Timothy T. Taylor Home Page
Journal of Economic Perspectives
Articles and Writing
Economics Textbook
Classroom Teaching
The Teaching Company
High School Pedagogy

Articles and Writing

February 14, 1997
"America Needs to Start Figuring Out How It Will Pay for the Retirement of the Postwar Generation: The Difference that a Deficit Makes"
San Jose Mercury News
By Timothy Taylor
<< Back to 1997 menu

IT'S PURE Bill Clinton. In his State of the Union address last week, the president exhorted, ''Let this Congress be the Congress that finally balances the budget... Whatever our differences, we should balance the budget now...''

Two days later, he proposed a budget which would not balance during this Congress, nor during the Congresses which will be elected in 1998 or 2000. In fact, more than three-quarters of Clinton's proposed budget balancing is scheduled to happen after he has left office, in 2001 and 2002. Apparently, Clinton believes that a balanced budget is so important that his successor should make it a top priority.

But while these rhetorical games are annoying, and while a balanced budget has considerable political and symbolic importance, the cold economic truth is that it doesn't make much difference in the short term whether the nation moves aggressively toward a balanced budget by 2002.

After all, the primary economic justification for reducing the budget deficit is that when the federal government borrows money, then either less money is available for domestic companies to invest, or the U.S. becomes more dependent on foreign capital. Either consequence reduces the long-term rate of economic growth, but the impact cumulates slowly, in decades rather than years. Moreover, deficits are relatively low right now, so reducing them has less payoff. With help from George Bush's deficit-fighting package in 1990, Clinton's package in 1993, and steady economic growth for the last five years, the deficit had dropped from $290 billion in 1992 to $107 billion for 1996.

Barring a major recession, a war, or a catastrophe like the savings and loan bailout, the deficit appears likely to stay relatively low for the next 10 years or so, with only minor tinkering from Congress and the president.

From a long-term perspective, however, the picture is more severe. In 10 to 15 years, the baby boomers who were born after World War II will start retiring in force. The proportion of the population that consists of working-age taxpayers will decline; the proportion depending on government programs like Medicare and Social Security will rise. Because of these demographic trends, last summer's baseline estimates of the non-partisan Congressional Budget Office, which assume no significant changes in current policies, show a deficit that will rise sluggishly in the next decade, and then take off sometime around 2010.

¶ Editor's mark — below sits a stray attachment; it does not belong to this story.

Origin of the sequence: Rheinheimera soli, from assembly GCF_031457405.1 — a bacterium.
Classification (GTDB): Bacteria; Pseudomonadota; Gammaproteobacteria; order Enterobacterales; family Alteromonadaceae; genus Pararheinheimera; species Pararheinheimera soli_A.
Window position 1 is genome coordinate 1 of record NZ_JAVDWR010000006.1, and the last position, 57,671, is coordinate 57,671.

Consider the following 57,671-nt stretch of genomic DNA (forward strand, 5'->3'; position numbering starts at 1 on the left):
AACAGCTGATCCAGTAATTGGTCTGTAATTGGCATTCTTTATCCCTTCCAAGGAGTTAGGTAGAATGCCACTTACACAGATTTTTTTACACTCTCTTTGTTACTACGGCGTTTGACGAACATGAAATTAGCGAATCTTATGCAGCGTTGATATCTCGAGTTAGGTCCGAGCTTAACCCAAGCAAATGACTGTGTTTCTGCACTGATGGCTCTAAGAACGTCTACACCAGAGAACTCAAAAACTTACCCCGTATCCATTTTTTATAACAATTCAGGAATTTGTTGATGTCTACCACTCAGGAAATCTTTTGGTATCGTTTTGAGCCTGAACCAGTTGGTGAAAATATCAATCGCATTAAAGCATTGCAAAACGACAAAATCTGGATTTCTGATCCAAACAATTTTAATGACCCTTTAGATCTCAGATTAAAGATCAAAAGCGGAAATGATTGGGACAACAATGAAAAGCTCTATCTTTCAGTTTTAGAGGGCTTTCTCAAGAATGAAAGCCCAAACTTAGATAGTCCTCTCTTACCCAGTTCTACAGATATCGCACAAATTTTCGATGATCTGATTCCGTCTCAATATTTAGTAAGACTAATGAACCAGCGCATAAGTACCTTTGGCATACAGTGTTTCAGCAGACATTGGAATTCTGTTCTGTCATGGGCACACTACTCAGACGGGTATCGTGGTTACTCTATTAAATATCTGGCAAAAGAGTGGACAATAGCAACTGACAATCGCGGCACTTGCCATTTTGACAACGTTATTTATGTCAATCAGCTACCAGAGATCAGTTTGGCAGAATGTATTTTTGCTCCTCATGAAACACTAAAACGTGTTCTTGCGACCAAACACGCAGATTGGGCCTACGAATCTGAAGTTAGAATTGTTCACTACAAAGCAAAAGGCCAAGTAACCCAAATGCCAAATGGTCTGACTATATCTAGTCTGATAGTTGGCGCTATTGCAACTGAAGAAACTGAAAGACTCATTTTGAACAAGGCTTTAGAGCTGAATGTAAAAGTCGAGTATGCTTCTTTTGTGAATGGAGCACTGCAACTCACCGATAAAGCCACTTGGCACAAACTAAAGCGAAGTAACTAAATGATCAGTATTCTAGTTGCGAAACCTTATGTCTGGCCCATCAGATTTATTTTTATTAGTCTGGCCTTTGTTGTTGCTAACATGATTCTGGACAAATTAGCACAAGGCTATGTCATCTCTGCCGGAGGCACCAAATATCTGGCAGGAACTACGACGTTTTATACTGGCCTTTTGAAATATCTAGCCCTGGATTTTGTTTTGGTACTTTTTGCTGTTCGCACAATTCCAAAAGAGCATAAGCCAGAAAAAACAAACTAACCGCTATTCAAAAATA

When you're talking about going on a diet, or saving for your personal retirement, the key for long-term success is getting started now. The same is true for dealing with the budget deficit. The CBO finds that balancing the budget by 2002, and keeping it balanced after that time, would have a nearly imperceptible effect in the short term; by 2010, for example, the economy would be only about 3 percent larger. But the effects of reducing federal borrowing would accumulate, and by 2030, the economy would be 25 percent larger because of the balanced budget policy.

In an intriguing alternate projection, the CBO considered a budget policy which would aim only at assuring that the amount of federal debt doesn't grow any faster than the size of the economy. This policy would hold deficits to about 1.6 percent of gross domestic product - roughly the size of the 1996 deficit - but would not push for a balanced budget.

Such a policy does almost as well as the balanced budget approach, increasing the size of the economy in 2030 by 23 percent. This projection emphasizes that while holding down the deficit is good for long-term growth, there is no economic magic in whether the budget balances exactly.

There have been many promises to balance the budget in the last decade; remember the Gramm-Rudman act of 1986, which promised a zero deficit by 1991? This year, the real story is not whether Clinton and Congress make an unenforceable promise that whoever is elected in the year 2000 will balance the budget. Instead, the key issue concerning the deficit is whether we begin to address the long-term problem of how America will pay for the retirement of the baby boom generation.

<< Back to 1997 menu